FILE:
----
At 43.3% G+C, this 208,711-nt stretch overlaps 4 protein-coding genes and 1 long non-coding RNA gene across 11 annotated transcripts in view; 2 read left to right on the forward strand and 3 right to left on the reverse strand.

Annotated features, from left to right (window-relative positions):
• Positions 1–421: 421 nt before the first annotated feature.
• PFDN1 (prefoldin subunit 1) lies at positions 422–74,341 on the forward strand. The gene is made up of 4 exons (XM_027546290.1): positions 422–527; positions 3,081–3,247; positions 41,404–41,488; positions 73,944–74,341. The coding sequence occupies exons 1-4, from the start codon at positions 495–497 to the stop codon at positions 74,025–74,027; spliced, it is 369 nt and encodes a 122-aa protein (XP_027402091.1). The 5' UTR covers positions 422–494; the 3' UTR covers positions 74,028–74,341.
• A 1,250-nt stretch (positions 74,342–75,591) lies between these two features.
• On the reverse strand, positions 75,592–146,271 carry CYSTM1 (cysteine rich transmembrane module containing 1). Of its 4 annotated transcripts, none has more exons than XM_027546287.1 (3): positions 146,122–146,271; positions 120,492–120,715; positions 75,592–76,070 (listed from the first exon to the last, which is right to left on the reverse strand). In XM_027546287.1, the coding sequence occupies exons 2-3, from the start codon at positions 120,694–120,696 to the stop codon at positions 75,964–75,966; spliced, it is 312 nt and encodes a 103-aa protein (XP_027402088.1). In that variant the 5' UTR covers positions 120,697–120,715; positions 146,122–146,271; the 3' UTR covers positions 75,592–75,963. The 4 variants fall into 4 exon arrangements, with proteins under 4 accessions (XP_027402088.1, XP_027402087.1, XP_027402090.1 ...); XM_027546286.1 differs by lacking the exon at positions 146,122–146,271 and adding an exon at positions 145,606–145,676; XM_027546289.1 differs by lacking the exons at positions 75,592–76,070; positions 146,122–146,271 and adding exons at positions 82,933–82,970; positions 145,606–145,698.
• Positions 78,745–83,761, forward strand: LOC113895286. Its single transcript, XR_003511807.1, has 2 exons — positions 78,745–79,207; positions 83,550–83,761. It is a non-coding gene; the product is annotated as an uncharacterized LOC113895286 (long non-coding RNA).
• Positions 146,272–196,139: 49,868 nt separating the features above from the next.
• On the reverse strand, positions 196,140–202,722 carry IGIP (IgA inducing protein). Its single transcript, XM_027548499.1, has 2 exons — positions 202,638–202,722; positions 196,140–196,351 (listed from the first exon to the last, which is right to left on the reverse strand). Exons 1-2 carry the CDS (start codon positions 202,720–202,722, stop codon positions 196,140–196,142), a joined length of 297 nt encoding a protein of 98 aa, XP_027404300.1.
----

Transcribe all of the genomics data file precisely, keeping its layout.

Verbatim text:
At 43.3% G+C, this 208,711-nt stretch overlaps 4 protein-coding genes and 1 long non-coding RNA gene across 11 annotated transcripts in view; 2 read left to right on the forward strand and 3 right to left on the reverse strand.

Annotated features, from left to right (window-relative positions):
• Positions 1–421: 421 nt before the first annotated feature.
• PFDN1 (prefoldin subunit 1) lies at positions 422–74,341 on the forward strand. The gene is made up of 4 exons (XM_027546290.1): positions 422–527; positions 3,081–3,247; positions 41,404–41,488; positions 73,944–74,341. The coding sequence occupies exons 1-4, from the start codon at positions 495–497 to the stop codon at positions 74,025–74,027; spliced, it is 369 nt and encodes a 122-aa protein (XP_027402091.1). The 5' UTR covers positions 422–494; the 3' UTR covers positions 74,028–74,341.
• A 1,250-nt stretch (positions 74,342–75,591) lies between these two features.
• On the reverse strand, positions 75,592–146,271 carry CYSTM1 (cysteine rich transmembrane module containing 1). Of its 4 annotated transcripts, none has more exons than XM_027546287.1 (3): positions 146,122–146,271; positions 120,492–120,715; positions 75,592–76,070 (listed from the first exon to the last, which is right to left on the reverse strand). In XM_027546287.1, the coding sequence occupies exons 2-3, from the start codon at positions 120,694–120,696 to the stop codon at positions 75,964–75,966; spliced, it is 312 nt and encodes a 103-aa protein (XP_027402088.1). In that variant the 5' UTR covers positions 120,697–120,715; positions 146,122–146,271; the 3' UTR covers positions 75,592–75,963. The 4 variants fall into 4 exon arrangements, with proteins under 4 accessions (XP_027402088.1, XP_027402087.1, XP_027402090.1 ...); XM_027546286.1 differs by lacking the exon at positions 146,122–146,271 and adding an exon at positions 145,606–145,676; XM_027546289.1 differs by lacking the exons at positions 75,592–76,070; positions 146,122–146,271 and adding exons at positions 82,933–82,970; positions 145,606–145,698.
• Positions 78,745–83,761, forward strand: LOC113895286. Its single transcript, XR_003511807.1, has 2 exons — positions 78,745–79,207; positions 83,550–83,761. It is a non-coding gene; the product is annotated as an uncharacterized LOC113895286 (long non-coding RNA).
• Positions 146,272–196,139: 49,868 nt separating the features above from the next.
• On the reverse strand, positions 196,140–202,722 carry IGIP (IgA inducing protein). Its single transcript, XM_027548499.1, has 2 exons — positions 202,638–202,722; positions 196,140–196,351 (listed from the first exon to the last, which is right to left on the reverse strand). Exons 1-2 carry the CDS (start codon positions 202,720–202,722, stop codon positions 196,140–196,142), a joined length of 297 nt encoding a protein of 98 aa, XP_027404300.1.